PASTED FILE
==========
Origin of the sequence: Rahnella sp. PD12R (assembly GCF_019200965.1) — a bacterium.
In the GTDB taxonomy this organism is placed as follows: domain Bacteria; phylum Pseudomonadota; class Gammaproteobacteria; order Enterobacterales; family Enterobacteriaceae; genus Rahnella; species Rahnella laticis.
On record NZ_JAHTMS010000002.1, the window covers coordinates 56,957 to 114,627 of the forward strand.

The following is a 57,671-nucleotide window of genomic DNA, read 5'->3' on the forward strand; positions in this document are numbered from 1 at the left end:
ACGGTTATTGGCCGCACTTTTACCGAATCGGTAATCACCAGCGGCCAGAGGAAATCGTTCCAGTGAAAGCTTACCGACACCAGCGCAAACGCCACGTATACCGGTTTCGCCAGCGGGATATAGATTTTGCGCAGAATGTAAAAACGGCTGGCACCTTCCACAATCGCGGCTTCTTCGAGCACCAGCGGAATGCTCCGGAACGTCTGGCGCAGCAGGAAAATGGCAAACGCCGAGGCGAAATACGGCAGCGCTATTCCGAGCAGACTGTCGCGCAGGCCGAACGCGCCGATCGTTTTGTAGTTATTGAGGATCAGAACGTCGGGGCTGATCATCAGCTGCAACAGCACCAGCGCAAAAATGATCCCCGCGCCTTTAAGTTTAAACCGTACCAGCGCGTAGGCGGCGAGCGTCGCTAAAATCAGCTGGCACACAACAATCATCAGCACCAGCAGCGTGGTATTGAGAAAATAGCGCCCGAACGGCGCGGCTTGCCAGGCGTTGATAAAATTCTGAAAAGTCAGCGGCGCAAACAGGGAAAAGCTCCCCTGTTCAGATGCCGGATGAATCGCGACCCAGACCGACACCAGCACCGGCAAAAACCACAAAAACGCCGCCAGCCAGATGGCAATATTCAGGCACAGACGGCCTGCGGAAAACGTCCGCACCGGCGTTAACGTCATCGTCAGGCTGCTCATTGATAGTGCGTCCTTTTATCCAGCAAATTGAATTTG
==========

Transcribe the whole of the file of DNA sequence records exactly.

Origin of the sequence: Rahnella sp. PD12R (assembly GCF_019200965.1) — a bacterium.
In the GTDB taxonomy this organism is placed as follows: domain Bacteria; phylum Pseudomonadota; class Gammaproteobacteria; order Enterobacterales; family Enterobacteriaceae; genus Rahnella; species Rahnella laticis.
On record NZ_JAHTMS010000002.1, the window covers coordinates 56,957 to 114,627 of the forward strand.

The following is a 57,671-nucleotide window of genomic DNA, read 5'->3' on the forward strand; positions in this document are numbered from 1 at the left end:
ACGGTTATTGGCCGCACTTTTACCGAATCGGTAATCACCAGCGGCCAGAGGAAATCGTTCCAGTGAAAGCTTACCGACACCAGCGCAAACGCCACGTATACCGGTTTCGCCAGCGGGATATAGATTTTGCGCAGAATGTAAAAACGGCTGGCACCTTCCACAATCGCGGCTTCTTCGAGCACCAGCGGAATGCTCCGGAACGTCTGGCGCAGCAGGAAAATGGCAAACGCCGAGGCGAAATACGGCAGCGCTATTCCGAGCAGACTGTCGCGCAGGCCGAACGCGCCGATCGTTTTGTAGTTATTGAGGATCAGAACGTCGGGGCTGATCATCAGCTGCAACAGCACCAGCGCAAAAATGATCCCCGCGCCTTTAAGTTTAAACCGTACCAGCGCGTAGGCGGCGAGCGTCGCTAAAATCAGCTGGCACACAACAATCATCAGCACCAGCAGCGTGGTATTGAGAAAATAGCGCCCGAACGGCGCGGCTTGCCAGGCGTTGATAAAATTCTGAAAAGTCAGCGGCGCAAACAGGGAAAAGCTCCCCTGTTCAGATGCCGGATGAATCGCGACCCAGACCGACACCAGCACCGGCAAAAACCACAAAAACGCCGCCAGCCAGATGGCAATATTCAGGCACAGACGGCCTGCGGAAAACGTCCGCACCGGCGTTAACGTCATCGTCAGGCTGCTCATTGATAGTGCGTCCTTTTATCCAGCAAATTGAATTTG